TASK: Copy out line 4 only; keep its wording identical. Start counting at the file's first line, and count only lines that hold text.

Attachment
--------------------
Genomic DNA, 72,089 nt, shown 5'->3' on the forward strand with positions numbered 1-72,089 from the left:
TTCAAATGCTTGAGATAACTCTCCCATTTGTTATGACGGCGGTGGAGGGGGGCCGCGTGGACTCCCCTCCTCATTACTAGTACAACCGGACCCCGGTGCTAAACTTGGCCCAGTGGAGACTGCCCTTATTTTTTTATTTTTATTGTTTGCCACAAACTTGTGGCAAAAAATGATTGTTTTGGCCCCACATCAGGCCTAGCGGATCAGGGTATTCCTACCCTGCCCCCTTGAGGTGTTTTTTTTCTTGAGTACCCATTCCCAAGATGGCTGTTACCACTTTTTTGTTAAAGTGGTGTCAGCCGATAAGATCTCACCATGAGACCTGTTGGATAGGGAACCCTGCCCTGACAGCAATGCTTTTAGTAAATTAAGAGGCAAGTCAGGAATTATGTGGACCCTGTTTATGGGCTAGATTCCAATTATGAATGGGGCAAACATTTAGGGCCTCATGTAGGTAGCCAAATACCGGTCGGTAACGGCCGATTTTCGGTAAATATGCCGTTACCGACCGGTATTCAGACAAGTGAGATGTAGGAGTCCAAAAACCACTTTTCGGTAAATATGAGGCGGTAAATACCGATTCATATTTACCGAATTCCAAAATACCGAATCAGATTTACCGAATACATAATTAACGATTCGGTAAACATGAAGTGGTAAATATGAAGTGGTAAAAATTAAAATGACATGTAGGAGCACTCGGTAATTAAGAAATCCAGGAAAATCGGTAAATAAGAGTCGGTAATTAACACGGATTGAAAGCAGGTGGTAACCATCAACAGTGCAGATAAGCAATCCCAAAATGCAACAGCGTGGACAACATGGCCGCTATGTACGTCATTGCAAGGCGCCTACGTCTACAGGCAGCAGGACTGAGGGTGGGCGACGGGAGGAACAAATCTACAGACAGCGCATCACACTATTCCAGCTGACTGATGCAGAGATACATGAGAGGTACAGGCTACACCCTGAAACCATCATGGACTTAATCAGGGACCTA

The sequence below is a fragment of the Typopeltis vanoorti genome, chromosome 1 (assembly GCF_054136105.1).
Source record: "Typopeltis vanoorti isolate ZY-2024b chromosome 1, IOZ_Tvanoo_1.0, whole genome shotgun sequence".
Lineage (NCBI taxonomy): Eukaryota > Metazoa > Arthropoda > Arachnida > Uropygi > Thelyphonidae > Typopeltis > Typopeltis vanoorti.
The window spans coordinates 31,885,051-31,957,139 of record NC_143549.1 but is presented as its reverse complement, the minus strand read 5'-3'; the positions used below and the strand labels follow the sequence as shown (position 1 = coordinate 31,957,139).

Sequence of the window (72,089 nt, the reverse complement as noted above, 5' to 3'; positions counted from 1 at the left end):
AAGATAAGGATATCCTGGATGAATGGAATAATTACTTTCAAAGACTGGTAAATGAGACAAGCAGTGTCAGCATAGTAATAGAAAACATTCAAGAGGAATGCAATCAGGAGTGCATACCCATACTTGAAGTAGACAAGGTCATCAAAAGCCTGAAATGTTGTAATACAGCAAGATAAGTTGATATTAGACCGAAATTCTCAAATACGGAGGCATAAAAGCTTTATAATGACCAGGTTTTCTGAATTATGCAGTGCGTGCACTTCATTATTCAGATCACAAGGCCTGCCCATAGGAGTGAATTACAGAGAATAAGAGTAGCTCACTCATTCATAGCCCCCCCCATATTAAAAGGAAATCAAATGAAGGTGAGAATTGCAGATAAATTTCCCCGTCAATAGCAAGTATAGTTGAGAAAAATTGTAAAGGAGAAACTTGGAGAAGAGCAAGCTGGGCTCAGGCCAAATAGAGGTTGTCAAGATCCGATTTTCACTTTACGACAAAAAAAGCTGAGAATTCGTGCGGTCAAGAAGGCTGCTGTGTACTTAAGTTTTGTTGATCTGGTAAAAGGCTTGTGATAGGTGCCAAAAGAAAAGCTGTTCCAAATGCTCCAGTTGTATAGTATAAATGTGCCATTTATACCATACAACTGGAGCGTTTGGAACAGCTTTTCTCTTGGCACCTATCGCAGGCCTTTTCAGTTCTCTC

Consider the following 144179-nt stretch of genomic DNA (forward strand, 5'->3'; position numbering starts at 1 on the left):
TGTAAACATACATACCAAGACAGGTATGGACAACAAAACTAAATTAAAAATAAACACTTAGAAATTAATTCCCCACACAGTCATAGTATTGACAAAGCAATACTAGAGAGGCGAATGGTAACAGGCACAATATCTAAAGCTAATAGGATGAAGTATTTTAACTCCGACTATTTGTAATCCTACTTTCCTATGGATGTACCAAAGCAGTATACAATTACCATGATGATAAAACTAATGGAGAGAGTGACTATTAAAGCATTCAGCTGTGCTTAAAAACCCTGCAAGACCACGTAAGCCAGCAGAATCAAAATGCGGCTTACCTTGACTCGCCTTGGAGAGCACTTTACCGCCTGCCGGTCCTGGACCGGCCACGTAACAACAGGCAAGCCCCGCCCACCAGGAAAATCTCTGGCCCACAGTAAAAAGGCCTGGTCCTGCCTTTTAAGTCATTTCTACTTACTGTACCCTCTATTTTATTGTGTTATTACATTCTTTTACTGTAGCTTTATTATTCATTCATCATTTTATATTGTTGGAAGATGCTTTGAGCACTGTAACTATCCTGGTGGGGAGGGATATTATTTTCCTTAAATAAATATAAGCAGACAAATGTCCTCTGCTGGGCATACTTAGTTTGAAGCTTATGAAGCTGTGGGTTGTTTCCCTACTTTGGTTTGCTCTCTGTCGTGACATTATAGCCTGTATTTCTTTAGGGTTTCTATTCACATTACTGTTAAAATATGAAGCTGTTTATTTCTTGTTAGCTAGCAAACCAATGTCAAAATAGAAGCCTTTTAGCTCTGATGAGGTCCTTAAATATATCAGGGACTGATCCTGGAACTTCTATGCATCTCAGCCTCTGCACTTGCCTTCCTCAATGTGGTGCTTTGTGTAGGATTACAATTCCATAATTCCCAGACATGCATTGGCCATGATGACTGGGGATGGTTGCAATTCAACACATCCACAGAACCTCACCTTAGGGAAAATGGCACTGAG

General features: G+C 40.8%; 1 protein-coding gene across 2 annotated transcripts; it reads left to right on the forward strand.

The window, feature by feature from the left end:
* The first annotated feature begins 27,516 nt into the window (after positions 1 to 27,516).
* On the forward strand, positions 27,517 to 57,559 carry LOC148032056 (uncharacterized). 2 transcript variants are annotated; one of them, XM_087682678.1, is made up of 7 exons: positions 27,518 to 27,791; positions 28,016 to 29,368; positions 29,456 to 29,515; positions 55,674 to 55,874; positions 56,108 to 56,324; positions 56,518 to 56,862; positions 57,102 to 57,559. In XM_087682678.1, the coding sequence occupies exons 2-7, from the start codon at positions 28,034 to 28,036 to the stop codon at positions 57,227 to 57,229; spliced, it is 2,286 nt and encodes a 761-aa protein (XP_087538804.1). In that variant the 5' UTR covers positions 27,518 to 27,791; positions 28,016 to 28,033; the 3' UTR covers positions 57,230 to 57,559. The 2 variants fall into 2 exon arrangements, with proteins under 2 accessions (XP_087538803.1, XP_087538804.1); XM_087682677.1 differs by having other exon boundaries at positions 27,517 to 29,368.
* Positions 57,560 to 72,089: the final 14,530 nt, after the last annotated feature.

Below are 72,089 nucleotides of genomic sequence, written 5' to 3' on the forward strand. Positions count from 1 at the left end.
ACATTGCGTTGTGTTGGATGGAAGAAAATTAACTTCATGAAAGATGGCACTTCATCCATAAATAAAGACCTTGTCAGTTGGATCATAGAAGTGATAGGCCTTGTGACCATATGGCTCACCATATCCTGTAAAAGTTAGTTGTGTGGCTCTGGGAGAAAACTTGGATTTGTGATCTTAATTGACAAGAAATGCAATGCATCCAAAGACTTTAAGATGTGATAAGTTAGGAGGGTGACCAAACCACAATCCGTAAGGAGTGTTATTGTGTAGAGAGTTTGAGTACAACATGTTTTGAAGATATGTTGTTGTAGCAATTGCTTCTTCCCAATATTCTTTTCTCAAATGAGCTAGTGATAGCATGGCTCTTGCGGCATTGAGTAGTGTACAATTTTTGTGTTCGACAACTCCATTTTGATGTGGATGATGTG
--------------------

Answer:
Source record: "Typopeltis vanoorti isolate ZY-2024b chromosome 1, IOZ_Tvanoo_1.0, whole genome shotgun sequence".